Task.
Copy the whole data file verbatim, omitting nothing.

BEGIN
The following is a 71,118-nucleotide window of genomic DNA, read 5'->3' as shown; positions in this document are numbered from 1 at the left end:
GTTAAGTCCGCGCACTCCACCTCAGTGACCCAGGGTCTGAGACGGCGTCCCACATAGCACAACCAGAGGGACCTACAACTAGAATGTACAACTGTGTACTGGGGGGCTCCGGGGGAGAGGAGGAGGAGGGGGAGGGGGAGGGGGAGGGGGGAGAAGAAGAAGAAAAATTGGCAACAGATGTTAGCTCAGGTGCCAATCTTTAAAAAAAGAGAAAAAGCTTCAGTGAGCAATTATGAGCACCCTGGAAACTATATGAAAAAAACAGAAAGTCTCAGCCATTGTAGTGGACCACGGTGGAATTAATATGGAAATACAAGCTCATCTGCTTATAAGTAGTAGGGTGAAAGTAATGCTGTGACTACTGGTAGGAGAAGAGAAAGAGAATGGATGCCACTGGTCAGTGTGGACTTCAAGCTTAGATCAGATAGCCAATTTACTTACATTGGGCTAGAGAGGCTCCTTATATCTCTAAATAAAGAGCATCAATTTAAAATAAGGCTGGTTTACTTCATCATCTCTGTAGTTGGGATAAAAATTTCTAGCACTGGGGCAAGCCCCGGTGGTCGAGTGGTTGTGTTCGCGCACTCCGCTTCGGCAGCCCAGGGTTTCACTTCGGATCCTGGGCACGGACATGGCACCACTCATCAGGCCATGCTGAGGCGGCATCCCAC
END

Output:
The following is a 71,118-nucleotide window of genomic DNA, read 5'->3' as shown; positions in this document are numbered from 1 at the left end:
GTTAAGTCCGCGCACTCCACCTCAGTGACCCAGGGTCTGAGACGGCGTCCCACATAGCACAACCAGAGGGACCTACAACTAGAATGTACAACTGTGTACTGGGGGGCTCCGGGGGAGAGGAGGAGGAGGGGGAGGGGGAGGGGGAGGGGGGAGAAGAAGAAGAAAAATTGGCAACAGATGTTAGCTCAGGTGCCAATCTTTAAAAAAAGAGAAAAAGCTTCAGTGAGCAATTATGAGCACCCTGGAAACTATATGAAAAAAACAGAAAGTCTCAGCCATTGTAGTGGACCACGGTGGAATTAATATGGAAATACAAGCTCATCTGCTTATAAGTAGTAGGGTGAAAGTAATGCTGTGACTACTGGTAGGAGAAGAGAAAGAGAATGGATGCCACTGGTCAGTGTGGACTTCAAGCTTAGATCAGATAGCCAATTTACTTACATTGGGCTAGAGAGGCTCCTTATATCTCTAAATAAAGAGCATCAATTTAAAATAAGGCTGGTTTACTTCATCATCTCTGTAGTTGGGATAAAAATTTCTAGCACTGGGGCAAGCCCCGGTGGTCGAGTGGTTGTGTTCGCGCACTCCGCTTCGGCAGCCCAGGGTTTCACTTCGGATCCTGGGCACGGACATGGCACCACTCATCAGGCCATGCTGAGGCGGCATCCCAC